Playing With Mean Barbie.
I have come to a conclusion. The residents of Dallas are Texas’ version of tin men.
They have no heart.
Oh, they’re perfectly shined and pretty. They smile. They speak with a cute hospitable twang. But when they say y’all, they really mean not you. Unless, of course, you have passed The Test and are one of them. Whatever the hell one of them is. I just know I am not it.
I had thought that I had accepted this. Accepted that Dallas denizens will share an email address at a party then not reply to my follow up. Accepted that Dallas nonprofits will ignore my offer of volunteer help. Accepted that emails detailing my Dear Friend’s cancer treatments to DF’s friends within the Metroplex will languish in cyberspace.
Accepted that the handful of women I had thought I might meet for coffee are actually too busy to give a damn.
I had even considered the possibility that, for all its rotten reputation outside its borders — my experience is, alas, not unique — I might be blaming Dallas unfairly. People are people… and people, at my age, rarely need a new friend. They have amassed a network that works perfectly well for them, thank you very much. Buck up, baby. Be a big girl.
So off I pushed myself to a meeting of a divorce support group at my new church. Perhaps I might meet a kindred spirit there…
That evening, the facilitator urged us to acknowledge our grief and share it with the others. When no one raised a hand, I raised mine. Briefly I recounted how I had cried 24/7 the first three months, broadsided silly by the amount of sorrow I felt. But now I was doing better. It was a hard walk, yet I was learning a lot. End of story. Big smile.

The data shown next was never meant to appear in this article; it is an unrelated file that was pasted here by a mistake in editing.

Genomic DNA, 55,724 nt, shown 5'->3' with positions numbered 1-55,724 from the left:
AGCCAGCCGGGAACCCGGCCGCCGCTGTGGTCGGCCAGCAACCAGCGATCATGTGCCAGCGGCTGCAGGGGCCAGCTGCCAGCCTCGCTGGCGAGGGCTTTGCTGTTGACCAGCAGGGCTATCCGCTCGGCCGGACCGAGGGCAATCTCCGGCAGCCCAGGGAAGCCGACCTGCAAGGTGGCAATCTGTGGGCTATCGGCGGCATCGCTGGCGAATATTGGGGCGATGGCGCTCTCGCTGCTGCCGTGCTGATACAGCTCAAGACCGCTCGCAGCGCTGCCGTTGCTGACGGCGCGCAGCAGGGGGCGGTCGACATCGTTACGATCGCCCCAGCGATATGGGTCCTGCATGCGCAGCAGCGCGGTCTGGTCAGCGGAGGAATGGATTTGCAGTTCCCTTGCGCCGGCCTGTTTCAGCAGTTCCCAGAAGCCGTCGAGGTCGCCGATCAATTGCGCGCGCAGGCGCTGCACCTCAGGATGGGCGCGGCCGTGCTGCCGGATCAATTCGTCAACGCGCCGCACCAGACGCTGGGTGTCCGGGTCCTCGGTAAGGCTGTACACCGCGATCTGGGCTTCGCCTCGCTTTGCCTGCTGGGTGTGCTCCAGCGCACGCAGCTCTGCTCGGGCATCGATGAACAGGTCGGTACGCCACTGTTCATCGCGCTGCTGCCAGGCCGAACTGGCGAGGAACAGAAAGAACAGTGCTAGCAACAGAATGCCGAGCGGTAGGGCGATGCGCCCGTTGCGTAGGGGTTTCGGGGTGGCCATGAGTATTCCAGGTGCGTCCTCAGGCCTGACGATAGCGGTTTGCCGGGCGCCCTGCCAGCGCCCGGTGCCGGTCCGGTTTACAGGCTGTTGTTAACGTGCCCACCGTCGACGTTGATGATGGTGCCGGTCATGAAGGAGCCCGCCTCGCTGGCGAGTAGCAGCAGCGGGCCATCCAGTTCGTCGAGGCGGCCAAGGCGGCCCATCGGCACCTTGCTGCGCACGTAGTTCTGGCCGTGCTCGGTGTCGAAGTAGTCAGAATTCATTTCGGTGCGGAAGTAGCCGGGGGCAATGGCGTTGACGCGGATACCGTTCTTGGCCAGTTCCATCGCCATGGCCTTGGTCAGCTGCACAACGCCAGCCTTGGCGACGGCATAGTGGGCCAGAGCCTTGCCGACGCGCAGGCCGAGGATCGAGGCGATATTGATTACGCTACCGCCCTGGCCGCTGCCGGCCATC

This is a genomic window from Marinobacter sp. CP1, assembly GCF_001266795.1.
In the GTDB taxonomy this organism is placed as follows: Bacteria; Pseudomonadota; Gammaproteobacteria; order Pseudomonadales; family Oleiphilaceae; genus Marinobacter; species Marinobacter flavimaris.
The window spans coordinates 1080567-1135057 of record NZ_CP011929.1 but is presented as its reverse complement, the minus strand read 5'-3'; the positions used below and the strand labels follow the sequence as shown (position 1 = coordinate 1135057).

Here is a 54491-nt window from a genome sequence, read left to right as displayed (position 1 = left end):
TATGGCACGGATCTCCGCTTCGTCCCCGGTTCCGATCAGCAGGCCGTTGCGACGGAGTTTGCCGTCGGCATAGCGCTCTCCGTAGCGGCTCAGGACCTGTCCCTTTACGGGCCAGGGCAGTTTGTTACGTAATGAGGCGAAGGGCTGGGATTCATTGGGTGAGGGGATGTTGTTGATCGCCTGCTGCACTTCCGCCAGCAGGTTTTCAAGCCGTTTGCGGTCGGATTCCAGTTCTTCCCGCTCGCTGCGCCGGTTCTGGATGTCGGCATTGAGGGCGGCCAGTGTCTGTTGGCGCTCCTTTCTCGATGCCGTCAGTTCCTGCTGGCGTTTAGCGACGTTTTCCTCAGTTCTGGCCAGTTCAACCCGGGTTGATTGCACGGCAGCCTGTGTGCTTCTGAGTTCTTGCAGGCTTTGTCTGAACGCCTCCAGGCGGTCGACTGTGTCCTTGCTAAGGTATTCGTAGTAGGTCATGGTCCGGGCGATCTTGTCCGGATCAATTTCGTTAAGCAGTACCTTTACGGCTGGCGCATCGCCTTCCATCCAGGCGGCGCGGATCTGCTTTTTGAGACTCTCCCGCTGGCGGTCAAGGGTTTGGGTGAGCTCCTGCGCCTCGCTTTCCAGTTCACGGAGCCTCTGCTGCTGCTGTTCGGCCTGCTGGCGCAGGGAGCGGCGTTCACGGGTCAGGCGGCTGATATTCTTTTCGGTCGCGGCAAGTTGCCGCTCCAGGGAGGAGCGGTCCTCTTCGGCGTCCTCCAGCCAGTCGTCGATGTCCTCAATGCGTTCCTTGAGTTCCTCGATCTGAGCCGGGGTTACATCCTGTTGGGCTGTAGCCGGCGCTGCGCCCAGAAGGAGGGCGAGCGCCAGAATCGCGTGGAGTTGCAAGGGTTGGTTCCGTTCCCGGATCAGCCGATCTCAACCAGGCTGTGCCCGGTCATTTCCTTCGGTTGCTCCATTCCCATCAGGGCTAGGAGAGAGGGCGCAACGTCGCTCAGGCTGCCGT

I beamed again as the leader rather anemically thanked me for sharing and some twenty blank stares met my increasingly discomfited gaze.
Often on this adventure in a new land of wonder and bafflement, I have likened myself to Alice. That night I felt like infinitesimal Alice. I wanted only to lodge myself under someone’s shoe and await oblivion.
Once again I had blown it. I wasn’t certain how, but I had.
A second person shared and then a third… and, aha, so this was what the group wanted. Forget being positive. Forget moving on to a chorus of I Will Survive. We were not only embracing grief with bear hugs that would strangle a grizzly, but were recounting with relish and galaxies of tears every last bruising. Which seemed to me not quite fair.
There are always two sides to a story. I have been tarred by far too many in my Eventual Ex’s camp not to embrace this.
But, to my compatriots, an ex-spouse was a bum, is a bum, will forever be a bum. That most bums become bums for a reason and perhaps — perhaps — Mr. or Ms. Woe-Is-Me played a role in this was not a train of thought they had any interest in boarding.
It is a worthwhile exercise, however, making the acquaintance of your inner bum. As Thomas Merton wrote, “Therefore the problem of sanctity and salvation is in fact the problem of finding out who I truly am and of discovering my true self, my essence or core.”
Scott Peck put it less ethereally: “Mental health is an ongoing process of dedication to reality at all costs.”
But then, as a 24-year-old single mother began speaking, I chastised myself. I’d had 32 years — more years than this child had lived — of a disintegrating marriage to come to terms with divorce. Also many in the room, regardless of their age, had had their lives turned upside down overnight. They were reeling. They needed to shriek, Why me?
Eventually the woman seated beside me began speaking.
Her story was the stuff of nightmares far worse than any I’d endured, but there were plot points I could certainly relate to: a stay-at-home mom confronted with a trait of her husband’s she neither suspected nor expected; the need to earn a living, except the job market deducts 20 IQ points for every year a mom stays home; the staggering loss of self-confidence on top of spiritual and material security; the sense of unfairness in the face of a legal system’s indifference…